ROB: In the short term, Cody plans to invest in the first-time homebuyer’s account and potentially rent in the city for now.

CODY: You know, I often think about the benefits of living in a city, especially as a young person who is career-oriented, career motivated. But I honestly have to say that after COVID, it really highlighted the fact that opportunity in a connected world is anywhere. It’s anywhere you make it. And it can be whether it’s remote work, you know, work from home, which has been massively beneficial for many folks. But it really boils down to you have to create the opportunities for yourself. I fundamentally believe that, and I think that I can create those opportunities from anywhere I am. For many folks, the city is the answer to that. The close proximity, the fuel on the fire. You know, I used to live in New York City as a consultant before moving back to Toronto. And it’s a different world, right? Even compared to Toronto, the energy in the city is vastly different. The demands on work are vastly different, and being more open to living outside of the GTA or Toronto is partly fueled by the economic demands and my desires but also by the idea that I can continue that lifestyle remotely or, you know, at a different place. It doesn’t necessarily need to be Toronto, and I think that’s maybe a little bit of a viewpoint that’s shared across Canada outside of the GTA Canada is not just Toronto, and I think that there’s a lot of economic opportunity that exists outside of Toronto. And I encourage, you know, your listeners to pursue those opportunities because, at the end of the day, further concentration in that market is not going to solve our problem.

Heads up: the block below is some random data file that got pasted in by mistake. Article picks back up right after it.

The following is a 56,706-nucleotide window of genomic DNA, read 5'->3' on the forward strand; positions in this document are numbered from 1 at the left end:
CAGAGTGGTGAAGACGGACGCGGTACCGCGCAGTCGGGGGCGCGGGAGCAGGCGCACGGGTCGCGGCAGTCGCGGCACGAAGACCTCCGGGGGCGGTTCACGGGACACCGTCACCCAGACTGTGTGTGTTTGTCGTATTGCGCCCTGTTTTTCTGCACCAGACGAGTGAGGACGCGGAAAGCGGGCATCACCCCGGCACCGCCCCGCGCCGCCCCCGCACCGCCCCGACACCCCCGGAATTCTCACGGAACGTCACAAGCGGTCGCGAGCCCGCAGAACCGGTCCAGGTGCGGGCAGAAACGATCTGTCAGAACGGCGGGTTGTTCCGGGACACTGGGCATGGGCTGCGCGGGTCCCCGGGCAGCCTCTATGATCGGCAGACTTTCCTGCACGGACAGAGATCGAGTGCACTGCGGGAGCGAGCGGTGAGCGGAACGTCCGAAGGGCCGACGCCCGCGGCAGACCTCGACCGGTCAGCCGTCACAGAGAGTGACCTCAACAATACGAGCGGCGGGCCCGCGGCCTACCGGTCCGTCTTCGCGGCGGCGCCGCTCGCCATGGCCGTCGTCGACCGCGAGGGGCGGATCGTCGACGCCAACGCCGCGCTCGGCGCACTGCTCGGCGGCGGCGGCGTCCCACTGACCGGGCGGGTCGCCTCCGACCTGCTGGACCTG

ROB: After the break, we’ll hear from our next guest on the West Coast.

RYAN: Yeah. So my name is Ryan. I’m 37 years old, and I live in Victoria, British Columbia.

ROMA: After finishing law school, Ryan lived in Toronto. Then in 2019, he moved west.